The six-week old chicks on the nest with Iona nearby
Photo: Sue Dewar
 When Iona flew in late this afternoon she had a quick check on the nest to satisfy herself that all was well, before flying to a nearby branch.  It was easy to see the chicks' disgust as they tottered around on the nest searching for food. Eventually, they decided there was nothing much to eat and settled back down for yet another snooze. 

And a final note - we heard today that our White-tailed Sea Eagle family at Glen Seilisdeir will feature on tonight's final episode of Springwatch, starting on BBC2 at 8pm.                                                                                                                                                                                                                                                                                 

Monday, 11 June 2012

Mull Sea Eagles go green (and silver!)

Following our recent assessment for the Green Tourism Business Scheme (run by Visit Scotland), I'm delighted to say that we have been awarded a Silver award for the Eagle Hide. I'm told that it is not often for a Silver to be awarded at the first attempt so we are very proud.

Although we don't need to generate much electricity, our TV monitor and CCTV camera with all the attendant wiring are run from our bank of solar panels, and we have the option of a small wind turbine if we need any further power.

Over the last two weeks we have been visited by primary school children from all over the island and they have had a great time watching our rapidly growing chicks on the nest, learning the story of the White-tailed Sea Eagles and impressing us with their own knowledge of the eagles and other birds of prey on the island. Before going to the viewing hide the children built a life-size eagle nest out of branches, twigs and sprays of foliage collected from the forest.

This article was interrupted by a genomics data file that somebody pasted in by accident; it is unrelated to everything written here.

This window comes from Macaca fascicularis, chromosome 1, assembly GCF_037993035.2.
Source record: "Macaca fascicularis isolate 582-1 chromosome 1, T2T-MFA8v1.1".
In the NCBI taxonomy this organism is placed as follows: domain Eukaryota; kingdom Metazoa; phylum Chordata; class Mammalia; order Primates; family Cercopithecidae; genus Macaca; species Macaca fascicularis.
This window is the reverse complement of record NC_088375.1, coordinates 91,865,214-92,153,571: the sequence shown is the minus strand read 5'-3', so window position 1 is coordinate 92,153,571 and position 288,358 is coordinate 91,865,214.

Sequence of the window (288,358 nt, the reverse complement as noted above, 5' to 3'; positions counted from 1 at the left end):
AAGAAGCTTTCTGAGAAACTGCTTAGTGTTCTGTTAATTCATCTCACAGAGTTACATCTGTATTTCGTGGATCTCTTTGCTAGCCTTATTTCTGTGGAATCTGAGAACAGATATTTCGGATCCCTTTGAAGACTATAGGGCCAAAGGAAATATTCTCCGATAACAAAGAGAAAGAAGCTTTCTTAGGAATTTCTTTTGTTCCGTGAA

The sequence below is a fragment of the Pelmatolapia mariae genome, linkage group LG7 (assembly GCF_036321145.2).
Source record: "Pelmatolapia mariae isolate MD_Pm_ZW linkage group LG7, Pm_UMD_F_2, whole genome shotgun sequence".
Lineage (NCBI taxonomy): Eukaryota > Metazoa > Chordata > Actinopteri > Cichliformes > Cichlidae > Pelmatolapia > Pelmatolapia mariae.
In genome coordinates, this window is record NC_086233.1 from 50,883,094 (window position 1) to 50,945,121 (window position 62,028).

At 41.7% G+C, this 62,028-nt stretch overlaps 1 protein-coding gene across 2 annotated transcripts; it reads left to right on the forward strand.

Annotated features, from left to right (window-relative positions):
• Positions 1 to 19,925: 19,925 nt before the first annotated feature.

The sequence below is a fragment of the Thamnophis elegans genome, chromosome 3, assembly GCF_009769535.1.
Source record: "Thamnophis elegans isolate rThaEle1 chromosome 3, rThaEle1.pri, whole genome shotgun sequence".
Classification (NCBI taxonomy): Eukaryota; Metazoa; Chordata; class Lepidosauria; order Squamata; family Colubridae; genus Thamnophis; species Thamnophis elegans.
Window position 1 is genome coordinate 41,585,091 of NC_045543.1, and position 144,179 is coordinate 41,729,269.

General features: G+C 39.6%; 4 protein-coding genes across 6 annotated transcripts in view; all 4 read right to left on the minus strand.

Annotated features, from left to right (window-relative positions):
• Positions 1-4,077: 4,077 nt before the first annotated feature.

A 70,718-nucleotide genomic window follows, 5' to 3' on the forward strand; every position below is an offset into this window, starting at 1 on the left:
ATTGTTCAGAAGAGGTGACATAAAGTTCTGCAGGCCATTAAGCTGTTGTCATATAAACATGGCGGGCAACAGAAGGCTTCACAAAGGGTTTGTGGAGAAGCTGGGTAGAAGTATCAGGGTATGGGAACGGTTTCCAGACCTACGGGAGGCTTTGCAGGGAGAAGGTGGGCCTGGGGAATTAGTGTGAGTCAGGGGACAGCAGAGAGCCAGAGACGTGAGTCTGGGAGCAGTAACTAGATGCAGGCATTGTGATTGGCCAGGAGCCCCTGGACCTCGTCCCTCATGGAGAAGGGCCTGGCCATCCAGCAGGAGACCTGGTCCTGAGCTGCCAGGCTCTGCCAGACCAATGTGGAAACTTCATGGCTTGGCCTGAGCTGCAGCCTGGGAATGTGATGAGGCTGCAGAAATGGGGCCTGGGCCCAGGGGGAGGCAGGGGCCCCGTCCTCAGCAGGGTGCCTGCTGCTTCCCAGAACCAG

Lochdon School sitting on the nest frame
Lochdon School sitting on
the nest frame before building

The children had great fun building the nest and all were surprised at the size of nest needed for the adult Sea Eagles and their rapidly growing offspring. Iona and Fingal's nest is about 2m across by 0.75m deep, and is extended every year the birds use it. By the time the children got to see the eagles through our telescopes they had realised just how much work the adult birds had to do before they could lay their precious eggs.
The hide continues to be as busy as ever, and our two chicks are now five weeks old. Both are doing well, and I hope to have more news of them when they have been ringed.

Ulva Ferry School with their finished nes
Ulva Ferry School with
their finished nes
 In the meantime, if you are planning a visit to the hide please book as far ahead as possible as most of our trips are filling up very quickly, and we don't want anyone to be disappointed.

Stop Press: We have been told that the footage taken by Iolo Williams at our hide will appear on the BBC Springwatch programme on Monday 11th June (or possibly later that week).